Tuesday, April 6, 2021

The economic cost of populism

(This is a slightly expanded English version of the article that I originally wrote in Spanish and that was published in the newspaper La Vanguardia on Monday, April 5th)

When Mayor Pasqual Maragall visited secondary schools in the 1990s to explain to young people the transformation of the city of Barcelona, he told the students (given their understandable anxiety to find quick solutions to problems) that they had to be "analytical" , that they had to avoid simplistic explanations. Little did he foresee that a few decades later a wave of populism would make it even more urgent for the youth (and public opinion in general) to hear that message. The presence of populists in national governments peaked in 2018, with Trump, the Brexit leaders, Modi, Bolsonaro, Orban, Erdogan, and the Italian populist coalition. Despite the elections in the United States and the fall of the Italian coalition, from the last century until today, populism has proven to be a fairly successful strategy to reach, and stay in, government, but at a high cost for democratic societies. 

There are several definitions of the complex and multidimensional populist phenomenon in circulation. Surely, none of them are totally satisfactory. A widely used one is that of the political scientist Cas Mudde, for whom populism would be characterized by combining a very thin-centered ideology capable of covering very disparate political forces, with the use of a rhetoric based on the “us” (“the people” defined in a specific way, at the same time homogeneous and exclusive, denying pluralism) against "them" (some supposed "elites", whether political or economic, guilty of everything, although this often hides a confrontation between elites, or distraction strategies on the part of a dominant sector). Despite the variety of definitions, there is considerable consensus among experts on which leaders have been the most populist (including Trump and those of Brexit).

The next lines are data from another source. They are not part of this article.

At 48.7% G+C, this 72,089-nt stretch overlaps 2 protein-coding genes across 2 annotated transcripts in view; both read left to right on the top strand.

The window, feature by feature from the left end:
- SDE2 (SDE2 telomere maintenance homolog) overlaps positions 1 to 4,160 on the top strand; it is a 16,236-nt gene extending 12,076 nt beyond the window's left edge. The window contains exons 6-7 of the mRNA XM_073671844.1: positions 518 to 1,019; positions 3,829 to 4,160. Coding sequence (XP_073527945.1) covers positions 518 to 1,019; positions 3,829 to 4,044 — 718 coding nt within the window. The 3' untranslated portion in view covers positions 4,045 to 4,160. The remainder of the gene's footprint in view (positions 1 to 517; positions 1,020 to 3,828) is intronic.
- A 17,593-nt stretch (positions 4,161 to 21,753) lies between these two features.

In some societies, the phenomenon is more associated with identitarianism, and in others with authoritarianism, which somehow carry more risks than populism itself, which is an ideal complement to these drifts. The experts Funke, Schularick and Trebesch, in an article that is circulating as a working paper of some German universities, are very precise when it comes to quantifying the economic costs of populism. After examining dozens of episodes from the last century to today of populist leaders who presided over national governments, and who more than comply with Mudde's definition, they conclude that these leaders caused a decline in GDP on average of 10%, fifteen years after the start of a populist episode, compared to a plausible counterfactual about what would have happened had they not come to power. In addition, the longer populist leaders are in power, the greater the damage to the economy.

This happened without reducing inequalities (and in the case of right-wing populists, aggravating them). Despite the rhetoric of the leaders, and despite the great diversity of experiences, the most disadvantaged sectors paid a high price for populism. According to these authors, one of the mechanisms that led to this economic cost was the erosion of norms and institutions, which hold back investments, cooperation and risk-taking. Populism practices a constant confrontation with justice (like Netanyahu) or independent institutions (like Erdogan with the Central Bank). This weakens the institutional advantages of democracies, questioning the separation of powers, and undermining the good management of public services (populists such as Trump and Bolsonaro have been especially nefarious managing COVID). The normalization of behaviors previously considered unacceptable, leads to the polarization of societies and legal uncertainty, which affects more seriously the most vulnerable groups. The data provided by these economists on the economic damage of populisms surely underestimate the real damage, since they do not take into account the influence that they exert even when they do not lead the government of a country. When they don't, they can influence other parties with their pressure, or they can be minor partners in a coalition government, or they can exert destabilizing actions from sub-national governments. In composite states, such as Spain and Europe, multilevel government is a double-edged sword: other governments protect from the populist drifts of one of them, but that protection acts as insurance, as a guarantee that others will come to the rescue. We supporters of democracy have to update it permanently so that it does not remain in the hands of saving messiahs. Let us hope that citizens increasingly run away from apparently simple solutions, and that analytical thinking prevails (as Pasqual Maragall asked the youth in the 1990s), and embrace deep and lasting action to improve the living conditions of the popular and working classes.

No comments:

Post a Comment